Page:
Which is precisely what the pilot did. It probably took N seconds to try and mess with the switch, a few more seconds to look at instruments and go “oh no” and then a few more to attempt a recovery. Wasn’t enough.

      I’m surprised nobody has used this moment as an opportunity to argue for two-seaters….

    • tiger

      He was already in a dive. See report copy.

    • blight

      Look at figure 15. He’s taking his eyes off everything to look at the darn ring.

      Trying to imagine driving on black ice in Minnesota winter and having to engage an essential vehicle system by pressing a button next to my seat belt buckle. Remove one hand, risk losing control, fumble around for something in an unintuitive place…

      This lesson has been paid for in blood. Do we redesign the ACES II seat (used in other aircraft too) to make it safer? The dead pilot had ~880.7 flying hours, ~600 in F-15’s. Doesn’t grow on trees.

  • mfo

    I can see how it could happen. OBOGS switches off. The dashboard warning system alerts the pilot. Pilot has right hand on ‘force-sensitive’ stick and left hand operating throttles. He reaches down with left hand to find EOS ring. He is concerned about a fire and lack of oxygen. He can’t immediately grasp the ring so turns his head to the left to try and see it. The movement inadvertently shifts the right side of his body forward pushing the stick forward. The aircraft dives.

    • Chuck

      They did a ground simulation and the simulator pilot made roughly the same control inputs as the incident pilot when they had him try to look down to see the ring. The ring pulls a little wire. If you pull the ring, fail to activate the system and accidentally drop the ring, it could fall down the side of the seat, making it hard to recover the ring in order to try again.

      • seeker6079

        Does that not undermine the concept of “pilot error”? It is arguably pilot error if a pilot makes an error in responding to a situation. If multiple pilots make the same “error” because of the technology does that not indicate that the blame lies with the technology. Put alternatively, if everybody burns their finger at the same point on the toaster, might it not be time to move how high the bread comes out?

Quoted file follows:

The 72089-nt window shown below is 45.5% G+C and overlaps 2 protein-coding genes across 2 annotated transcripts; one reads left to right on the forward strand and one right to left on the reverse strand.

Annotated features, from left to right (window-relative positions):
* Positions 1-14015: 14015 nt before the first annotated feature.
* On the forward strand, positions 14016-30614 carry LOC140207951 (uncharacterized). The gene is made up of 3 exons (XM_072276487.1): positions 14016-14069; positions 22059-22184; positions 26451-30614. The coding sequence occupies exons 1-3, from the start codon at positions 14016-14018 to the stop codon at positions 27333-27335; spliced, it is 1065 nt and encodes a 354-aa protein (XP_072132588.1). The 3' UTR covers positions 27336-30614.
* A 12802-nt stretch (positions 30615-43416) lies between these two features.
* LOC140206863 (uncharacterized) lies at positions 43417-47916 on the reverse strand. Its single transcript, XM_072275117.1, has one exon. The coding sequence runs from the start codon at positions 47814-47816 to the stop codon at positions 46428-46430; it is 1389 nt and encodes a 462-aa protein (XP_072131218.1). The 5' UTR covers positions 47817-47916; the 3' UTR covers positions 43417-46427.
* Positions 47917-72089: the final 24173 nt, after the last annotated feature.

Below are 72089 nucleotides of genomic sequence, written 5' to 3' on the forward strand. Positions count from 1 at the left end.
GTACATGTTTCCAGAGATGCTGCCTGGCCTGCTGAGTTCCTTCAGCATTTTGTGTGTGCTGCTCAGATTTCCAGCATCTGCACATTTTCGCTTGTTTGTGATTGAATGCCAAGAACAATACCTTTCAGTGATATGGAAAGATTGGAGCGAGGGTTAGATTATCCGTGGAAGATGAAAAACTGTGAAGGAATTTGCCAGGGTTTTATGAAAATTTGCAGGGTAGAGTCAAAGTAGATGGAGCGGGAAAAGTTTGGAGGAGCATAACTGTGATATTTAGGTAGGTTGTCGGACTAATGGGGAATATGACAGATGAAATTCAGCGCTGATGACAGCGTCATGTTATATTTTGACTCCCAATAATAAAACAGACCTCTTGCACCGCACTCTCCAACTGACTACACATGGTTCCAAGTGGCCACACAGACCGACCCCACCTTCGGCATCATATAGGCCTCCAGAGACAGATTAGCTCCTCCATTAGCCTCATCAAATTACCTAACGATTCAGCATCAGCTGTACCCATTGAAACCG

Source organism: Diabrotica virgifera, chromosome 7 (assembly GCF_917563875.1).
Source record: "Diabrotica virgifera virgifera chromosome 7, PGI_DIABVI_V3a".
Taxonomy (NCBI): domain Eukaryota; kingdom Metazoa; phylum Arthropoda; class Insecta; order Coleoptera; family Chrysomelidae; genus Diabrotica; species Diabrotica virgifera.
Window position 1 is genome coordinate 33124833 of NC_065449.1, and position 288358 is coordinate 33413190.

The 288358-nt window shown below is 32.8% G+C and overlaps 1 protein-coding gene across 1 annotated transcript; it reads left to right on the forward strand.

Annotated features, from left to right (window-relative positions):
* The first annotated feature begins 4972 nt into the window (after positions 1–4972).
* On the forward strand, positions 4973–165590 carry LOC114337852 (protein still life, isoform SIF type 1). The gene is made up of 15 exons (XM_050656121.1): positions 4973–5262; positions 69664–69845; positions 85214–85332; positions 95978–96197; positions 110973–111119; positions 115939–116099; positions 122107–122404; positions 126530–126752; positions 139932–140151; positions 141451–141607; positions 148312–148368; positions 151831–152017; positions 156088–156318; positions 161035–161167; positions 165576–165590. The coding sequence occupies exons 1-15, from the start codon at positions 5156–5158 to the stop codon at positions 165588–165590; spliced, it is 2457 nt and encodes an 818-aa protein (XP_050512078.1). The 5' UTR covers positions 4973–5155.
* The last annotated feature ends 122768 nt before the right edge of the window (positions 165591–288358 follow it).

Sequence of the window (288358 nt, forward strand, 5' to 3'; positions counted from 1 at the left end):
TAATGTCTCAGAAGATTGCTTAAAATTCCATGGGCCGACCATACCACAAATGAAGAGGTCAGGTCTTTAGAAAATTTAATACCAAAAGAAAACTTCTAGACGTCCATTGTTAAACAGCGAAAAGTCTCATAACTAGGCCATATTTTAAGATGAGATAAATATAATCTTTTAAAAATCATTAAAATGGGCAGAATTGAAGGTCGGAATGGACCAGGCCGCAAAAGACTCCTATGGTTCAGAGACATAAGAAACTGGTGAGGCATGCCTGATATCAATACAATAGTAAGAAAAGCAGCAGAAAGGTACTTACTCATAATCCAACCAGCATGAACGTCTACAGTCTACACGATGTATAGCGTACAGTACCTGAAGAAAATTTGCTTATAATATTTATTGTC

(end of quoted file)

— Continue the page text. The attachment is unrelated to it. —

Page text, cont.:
• Chuck

          The simulator pilot made the same input errors. BUT the input errors weren’t what downed that plane. What caused the crash was the 30 seconds between those inputs and the pilot’s next control inputs, to correct the dive. That’s where the pilot error is. That’s WAY too long for a pilot of a plane going Mach 1 to ignore his instruments.

          I don’t see why you’re being so obtuse about this. This guy accidentally put his plane into a dive and then didn’t notice it for 30 seconds while he screwed around with something inside the cabin. How is that NOT his fault? All he had to do was look up at his instruments every 10-20 seconds while he dealt with his oxygen issue and he’d be alive today.

    • Commisar12

      good scenario, plus the jet was going mach 1.1, and the pilot DID try to recover before he crashed, so he wasn’t unconscious

  • Dfens

    Hell yeah it was the pilot’s fault. The airplane has thousands and thousands of bureacrats making the case for why their airplane is perfect. The pilot has no one advocating for his side. What did you think was going to happen? The F-22 co ckpit is crap, anyway. It’s amazing more haven’t died. It’s amazing how the pilots never get credit for “not crashing” an airplane that frequently screws them. And, of course, if they complain it’s back to flying the 1970s model airplane, if not those of 1950s vintage.

    • Black Owl

      Too true.

  • Lance

    I find it funny that many pilots complain about problems with the Raptor’s oxygen system but when it came to accident due to one they BIG generals who championed it will blame the pilot instead of its multimillion dollar planes air system.

  • mfo

    To Administrator: Why? Are pilots forbidden from commenting?

    • Dfens

      There’s a 2000 character limit to postings. Did you over run that? It’s usually equivalent to 2 short paragraphs.

      • mfo

        Ah. Thanks Dfens. That’s probably what happened.

  • Neil

    No aircraft is perfect, no pilot is perfect, shit happens.

    • Commisar12

      true, but try telling that to all the armchair generals here :)

  • Dfens

    I’m having a hard time following the genius of the logic Lockheed used in determining what the airplane should do when it detects a leak in the bleed air system. I mean, it automatically shuts off the air the pilot is breathing? Is that because God forbid the airplane should burn but it’s perfectly ok if the pilot dies of asphyxiation? Hell, couldn’t they warn the pilot that there’s a leak in the bleed air system and let him get his back up system turned on before the air gets shut off, or is that just me thinking again?